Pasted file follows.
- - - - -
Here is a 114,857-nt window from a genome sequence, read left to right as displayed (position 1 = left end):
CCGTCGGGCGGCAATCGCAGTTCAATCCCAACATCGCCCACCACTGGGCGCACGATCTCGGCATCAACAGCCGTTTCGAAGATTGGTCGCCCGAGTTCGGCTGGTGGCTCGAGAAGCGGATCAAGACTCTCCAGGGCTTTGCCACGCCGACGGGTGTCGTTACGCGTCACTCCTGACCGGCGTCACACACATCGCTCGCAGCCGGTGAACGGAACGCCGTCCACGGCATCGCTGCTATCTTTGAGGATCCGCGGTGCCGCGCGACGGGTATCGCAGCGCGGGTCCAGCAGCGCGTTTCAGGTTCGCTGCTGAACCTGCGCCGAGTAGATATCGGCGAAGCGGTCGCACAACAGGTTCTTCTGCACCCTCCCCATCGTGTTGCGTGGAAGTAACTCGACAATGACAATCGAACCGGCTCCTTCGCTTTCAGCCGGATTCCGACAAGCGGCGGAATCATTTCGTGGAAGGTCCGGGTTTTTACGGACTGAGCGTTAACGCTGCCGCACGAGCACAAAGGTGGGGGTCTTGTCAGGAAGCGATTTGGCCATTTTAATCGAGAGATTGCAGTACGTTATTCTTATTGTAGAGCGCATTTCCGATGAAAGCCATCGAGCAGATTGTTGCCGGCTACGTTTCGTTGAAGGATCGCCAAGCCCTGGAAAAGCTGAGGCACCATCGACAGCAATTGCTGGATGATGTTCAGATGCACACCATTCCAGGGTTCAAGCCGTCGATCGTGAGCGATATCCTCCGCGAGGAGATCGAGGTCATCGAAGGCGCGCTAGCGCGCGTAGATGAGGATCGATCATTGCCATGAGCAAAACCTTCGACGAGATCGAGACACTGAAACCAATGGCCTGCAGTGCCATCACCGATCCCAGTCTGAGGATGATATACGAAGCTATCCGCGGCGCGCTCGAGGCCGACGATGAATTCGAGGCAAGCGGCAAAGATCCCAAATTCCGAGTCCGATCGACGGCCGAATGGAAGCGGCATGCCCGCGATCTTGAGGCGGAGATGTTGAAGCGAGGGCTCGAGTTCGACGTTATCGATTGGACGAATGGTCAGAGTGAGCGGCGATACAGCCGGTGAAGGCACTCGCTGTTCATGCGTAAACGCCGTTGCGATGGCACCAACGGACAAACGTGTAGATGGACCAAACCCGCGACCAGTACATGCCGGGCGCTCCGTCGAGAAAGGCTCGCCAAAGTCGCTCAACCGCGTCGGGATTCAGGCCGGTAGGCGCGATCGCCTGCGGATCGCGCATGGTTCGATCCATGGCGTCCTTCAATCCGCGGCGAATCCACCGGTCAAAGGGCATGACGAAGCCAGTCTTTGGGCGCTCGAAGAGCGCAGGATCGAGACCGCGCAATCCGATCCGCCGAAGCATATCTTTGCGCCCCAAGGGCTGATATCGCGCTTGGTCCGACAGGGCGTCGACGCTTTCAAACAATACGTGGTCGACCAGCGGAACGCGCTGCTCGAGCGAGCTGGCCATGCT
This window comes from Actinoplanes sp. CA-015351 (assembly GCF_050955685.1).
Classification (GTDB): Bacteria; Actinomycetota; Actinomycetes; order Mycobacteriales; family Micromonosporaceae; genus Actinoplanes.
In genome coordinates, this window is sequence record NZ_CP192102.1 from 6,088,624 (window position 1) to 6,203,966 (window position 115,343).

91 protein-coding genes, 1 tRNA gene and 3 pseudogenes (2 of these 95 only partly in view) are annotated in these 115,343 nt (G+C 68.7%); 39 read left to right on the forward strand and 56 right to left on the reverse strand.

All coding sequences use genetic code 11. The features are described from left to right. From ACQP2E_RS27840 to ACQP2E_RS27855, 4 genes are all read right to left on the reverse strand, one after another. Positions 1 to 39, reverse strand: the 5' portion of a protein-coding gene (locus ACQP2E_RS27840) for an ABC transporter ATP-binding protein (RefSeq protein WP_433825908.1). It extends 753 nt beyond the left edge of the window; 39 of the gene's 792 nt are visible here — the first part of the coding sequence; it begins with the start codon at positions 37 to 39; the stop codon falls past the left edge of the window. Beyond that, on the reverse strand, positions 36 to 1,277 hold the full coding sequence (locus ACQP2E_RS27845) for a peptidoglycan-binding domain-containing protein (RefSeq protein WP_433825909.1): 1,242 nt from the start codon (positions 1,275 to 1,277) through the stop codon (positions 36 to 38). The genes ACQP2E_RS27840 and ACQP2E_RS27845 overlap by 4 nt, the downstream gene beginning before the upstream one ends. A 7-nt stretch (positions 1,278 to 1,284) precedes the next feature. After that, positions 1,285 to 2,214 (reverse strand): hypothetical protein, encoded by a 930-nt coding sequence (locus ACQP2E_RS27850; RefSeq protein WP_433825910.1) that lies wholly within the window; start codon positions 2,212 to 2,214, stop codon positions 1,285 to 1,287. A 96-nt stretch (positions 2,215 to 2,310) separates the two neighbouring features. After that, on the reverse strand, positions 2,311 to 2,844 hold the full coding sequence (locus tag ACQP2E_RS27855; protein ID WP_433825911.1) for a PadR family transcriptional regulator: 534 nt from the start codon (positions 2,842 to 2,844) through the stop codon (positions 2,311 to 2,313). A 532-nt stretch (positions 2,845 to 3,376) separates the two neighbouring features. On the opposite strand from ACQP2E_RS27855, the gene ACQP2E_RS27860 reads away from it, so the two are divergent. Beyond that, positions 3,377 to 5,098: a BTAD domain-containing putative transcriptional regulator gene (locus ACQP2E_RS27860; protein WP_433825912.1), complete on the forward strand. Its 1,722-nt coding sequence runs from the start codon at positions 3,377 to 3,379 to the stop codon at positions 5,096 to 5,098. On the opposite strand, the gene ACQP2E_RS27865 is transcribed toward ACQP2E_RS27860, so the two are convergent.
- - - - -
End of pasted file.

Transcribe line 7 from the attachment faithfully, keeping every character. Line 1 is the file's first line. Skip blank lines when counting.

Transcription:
All coding sequences use genetic code 11. The features are described from left to right. From ACQP2E_RS27840 to ACQP2E_RS27855, 4 genes are all read right to left on the reverse strand, one after another. Positions 1 to 39, reverse strand: the 5' portion of a protein-coding gene (locus ACQP2E_RS27840) for an ABC transporter ATP-binding protein (RefSeq protein WP_433825908.1). It extends 753 nt beyond the left edge of the window; 39 of the gene's 792 nt are visible here — the first part of the coding sequence; it begins with the start codon at positions 37 to 39; the stop codon falls past the left edge of the window. Beyond that, on the reverse strand, positions 36 to 1,277 hold the full coding sequence (locus ACQP2E_RS27845) for a peptidoglycan-binding domain-containing protein (RefSeq protein WP_433825909.1): 1,242 nt from the start codon (positions 1,275 to 1,277) through the stop codon (positions 36 to 38). The genes ACQP2E_RS27840 and ACQP2E_RS27845 overlap by 4 nt, the downstream gene beginning before the upstream one ends. A 7-nt stretch (positions 1,278 to 1,284) precedes the next feature. After that, positions 1,285 to 2,214 (reverse strand): hypothetical protein, encoded by a 930-nt coding sequence (locus ACQP2E_RS27850; RefSeq protein WP_433825910.1) that lies wholly within the window; start codon positions 2,212 to 2,214, stop codon positions 1,285 to 1,287. A 96-nt stretch (positions 2,215 to 2,310) separates the two neighbouring features. After that, on the reverse strand, positions 2,311 to 2,844 hold the full coding sequence (locus tag ACQP2E_RS27855; protein ID WP_433825911.1) for a PadR family transcriptional regulator: 534 nt from the start codon (positions 2,842 to 2,844) through the stop codon (positions 2,311 to 2,313). A 532-nt stretch (positions 2,845 to 3,376) separates the two neighbouring features. On the opposite strand from ACQP2E_RS27855, the gene ACQP2E_RS27860 reads away from it, so the two are divergent. Beyond that, positions 3,377 to 5,098: a BTAD domain-containing putative transcriptional regulator gene (locus ACQP2E_RS27860; protein WP_433825912.1), complete on the forward strand. Its 1,722-nt coding sequence runs from the start codon at positions 3,377 to 3,379 to the stop codon at positions 5,096 to 5,098. On the opposite strand, the gene ACQP2E_RS27865 is transcribed toward ACQP2E_RS27860, so the two are convergent.